For the last 3 years I've been taking Flecainide and have had no AF but get very tired when bouts of ectopics start. If the heart is not beating efficiently then tiredness is likely and when my heart is OK, I feel fine.

Could you be having more AF than you can feel, as silent episodes might explain the fatigue? I can't help with ablation, as I hope not to have to go down that path - heart might think differently though.☹️

jeremygray in reply to Finvola

Thanks so much for your reply. It's such a difficult one to work out. I suspect I might be getting more tiredness with each minor run of AF that I know I am getting and maybe some ones that I don't know I'm getting. I wonder why you are not going down the ablation route. Currently I have been put off after reading the cardiology blog from the states and just not wanting to risk any of the side effects.

Finvola in reply to jeremygray

When I was diagnosed four years ago I wanted to have an ablation immediately to 'get back to normal'. Understanding and knowledge have tempered my attitude, as has the current success of Flecainide in controlling my symptoms of AF.

I have decided to stay with drug therapy for as long as it continues to give me an acceptable life. My EP is willing to ablate but feels that my quality of life, drug toleration and minimal side effects lean him towards advising against ablation at the moment.

The risks of the procedure, the possibility of making things worse and/or needing further intervention seem to be a step too far for me at the moment. Against all this is the likelihood of progression of the condition and my ageing body (I'm 73).

The decision not to ask for ablation was not arrived at easily, but after almost 3 years of research and soul-searching, discussions and Q and A sessions with my poor EP! Were I 20 years younger, I suspect things would be different . . . medically and personally.

The best advice I have had from anyone is from a friend who has AF and is a retired cardiologist and that was 'You will know when it is time to seek intervention'.

jeremygray in reply to Finvola

Thanks finvola. Yes. I have had it for three years now. Starting with just a few missed beats and then progressing to PAF that's possibly getting more frequent. I tried all the tablets and I couldnt tolerate any of them. Totally agree about not rushing into an ablation. I'm just not sure about the tiredness. It's debilitating but I'm wary of putting all my eggs in the ablation basket as I know I was frequently tired before any problems with my heart emerged. It would be lovely to think that an ablation would help but I'm wary of the cerebral fallout as well as the other complications though it's inspiring the people like Bob have had three and are strong advocates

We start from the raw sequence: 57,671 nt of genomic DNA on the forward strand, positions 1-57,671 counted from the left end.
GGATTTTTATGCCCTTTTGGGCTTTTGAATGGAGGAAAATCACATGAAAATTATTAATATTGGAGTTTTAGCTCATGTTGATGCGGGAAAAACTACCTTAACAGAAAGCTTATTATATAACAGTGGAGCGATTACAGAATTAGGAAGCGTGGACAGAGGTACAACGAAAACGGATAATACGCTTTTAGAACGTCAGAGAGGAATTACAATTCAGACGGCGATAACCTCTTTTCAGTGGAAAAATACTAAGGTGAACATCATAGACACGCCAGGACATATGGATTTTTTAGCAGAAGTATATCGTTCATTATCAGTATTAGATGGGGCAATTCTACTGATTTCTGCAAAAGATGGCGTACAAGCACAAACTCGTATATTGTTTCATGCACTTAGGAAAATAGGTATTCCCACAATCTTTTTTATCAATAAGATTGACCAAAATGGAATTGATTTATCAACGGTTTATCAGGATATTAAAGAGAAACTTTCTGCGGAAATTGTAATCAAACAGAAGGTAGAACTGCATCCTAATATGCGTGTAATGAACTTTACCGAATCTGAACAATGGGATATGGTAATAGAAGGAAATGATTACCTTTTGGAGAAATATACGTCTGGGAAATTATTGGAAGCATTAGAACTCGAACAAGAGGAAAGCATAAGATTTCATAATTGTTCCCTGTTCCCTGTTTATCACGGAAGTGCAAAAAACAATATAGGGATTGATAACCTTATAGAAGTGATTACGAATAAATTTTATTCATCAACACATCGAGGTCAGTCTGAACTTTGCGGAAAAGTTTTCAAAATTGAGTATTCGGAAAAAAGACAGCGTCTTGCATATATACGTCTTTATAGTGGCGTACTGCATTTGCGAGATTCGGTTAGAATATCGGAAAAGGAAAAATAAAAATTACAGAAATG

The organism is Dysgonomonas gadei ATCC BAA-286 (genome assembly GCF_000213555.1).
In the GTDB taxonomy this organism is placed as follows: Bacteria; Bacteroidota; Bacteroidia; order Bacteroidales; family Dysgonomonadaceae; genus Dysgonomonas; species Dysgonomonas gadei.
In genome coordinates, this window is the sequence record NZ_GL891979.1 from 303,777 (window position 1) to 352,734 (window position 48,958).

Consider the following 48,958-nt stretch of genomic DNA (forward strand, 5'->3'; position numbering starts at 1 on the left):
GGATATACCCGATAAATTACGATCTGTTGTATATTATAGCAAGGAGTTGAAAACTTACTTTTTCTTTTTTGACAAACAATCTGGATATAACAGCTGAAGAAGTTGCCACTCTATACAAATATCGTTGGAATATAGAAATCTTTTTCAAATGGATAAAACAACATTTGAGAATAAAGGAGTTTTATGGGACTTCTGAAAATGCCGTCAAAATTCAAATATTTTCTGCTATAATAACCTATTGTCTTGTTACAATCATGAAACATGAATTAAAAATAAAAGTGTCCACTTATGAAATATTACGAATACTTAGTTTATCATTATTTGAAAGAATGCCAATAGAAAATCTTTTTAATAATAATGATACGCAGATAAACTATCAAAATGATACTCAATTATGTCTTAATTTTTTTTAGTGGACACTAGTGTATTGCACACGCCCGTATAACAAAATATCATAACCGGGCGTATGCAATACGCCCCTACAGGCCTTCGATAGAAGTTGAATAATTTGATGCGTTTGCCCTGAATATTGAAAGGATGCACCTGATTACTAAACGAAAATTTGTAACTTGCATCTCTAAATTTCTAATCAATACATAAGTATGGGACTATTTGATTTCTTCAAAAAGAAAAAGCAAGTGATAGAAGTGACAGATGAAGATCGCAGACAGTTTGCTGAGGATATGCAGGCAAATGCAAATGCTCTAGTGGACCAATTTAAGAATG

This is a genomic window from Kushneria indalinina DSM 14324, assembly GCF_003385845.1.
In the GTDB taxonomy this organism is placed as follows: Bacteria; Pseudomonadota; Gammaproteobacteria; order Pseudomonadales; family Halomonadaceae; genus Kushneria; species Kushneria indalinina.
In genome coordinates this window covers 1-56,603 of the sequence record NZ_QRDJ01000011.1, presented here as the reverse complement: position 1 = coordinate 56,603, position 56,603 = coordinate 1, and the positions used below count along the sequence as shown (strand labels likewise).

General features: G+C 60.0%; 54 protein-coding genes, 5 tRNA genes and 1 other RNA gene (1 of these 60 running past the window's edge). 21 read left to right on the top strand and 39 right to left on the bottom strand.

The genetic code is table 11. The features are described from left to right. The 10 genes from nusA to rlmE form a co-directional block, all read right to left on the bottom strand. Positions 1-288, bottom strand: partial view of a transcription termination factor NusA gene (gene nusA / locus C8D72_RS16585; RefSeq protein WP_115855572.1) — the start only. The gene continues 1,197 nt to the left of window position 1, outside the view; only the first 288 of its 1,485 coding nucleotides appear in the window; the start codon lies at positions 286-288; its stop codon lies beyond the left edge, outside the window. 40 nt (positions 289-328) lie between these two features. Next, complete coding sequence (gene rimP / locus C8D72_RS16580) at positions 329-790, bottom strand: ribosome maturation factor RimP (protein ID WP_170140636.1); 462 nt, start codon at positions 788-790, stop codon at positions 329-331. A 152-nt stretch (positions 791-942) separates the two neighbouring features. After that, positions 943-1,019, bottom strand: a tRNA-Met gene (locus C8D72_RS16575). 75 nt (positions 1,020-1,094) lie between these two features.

WendyWu20 in reply to jeremygray

Hi, what side effects are reported from ablation?


A wiser man than I once said " When the pupil is ready the teacher will come."

When I was first diagnosed in 2004 and offered an ablation I was horrified at the risks but the cardiologist who was NOT an EP merely told me that AF was progressive and when I changed my mind he would refer me to his preferred EP . OK so that would be six months then! Sitting in the pits as Monza in 34degrees C with a HR of 200+ is mighty good at changing one's mind.


A good question and good answers. Oh I wish I knew the answer to give you. I had CFS long before I had AF but it was manageable or at least I rolled with it which included giving up work. I had a first ablation in 2011 and from then on my whole life turned upside down - have been worse - quite ill with all sorts of sensitivities pain wise. Was it the worsening of the CFS and what is the link with that and the AF - basically the underlying problem is not being resolved. I resisted my 2nd ablation because of how I was after the first. I had the 2nd one in end just in case it helped I guess but willingly and hopefully. I'm now 6 months after my 2nd ablation and although at moment off 2/3 of the drugs just on the BB I am steadily getting worse all the time with internal pain and tiredness. A wave of extreme tiredness hit me this morning and its only just eased enough to try and distract myself with emails. I'm still having AF and the EP wants to catch what is happening now of course to do another procedure - yeek. I'm in a loop - procedures wipe me out - AF wipes me out. Ablation alas has not helped me personally. If you work the answer out I will after your guidance. I am certainly suspicious about the BB's and will press again to consider the consultant changing them when I see him again but so far it has been no. Go with what feels right for you at the time is the best thoughts I can give you from my experiences. In the meantime you are in good company in your ponderings.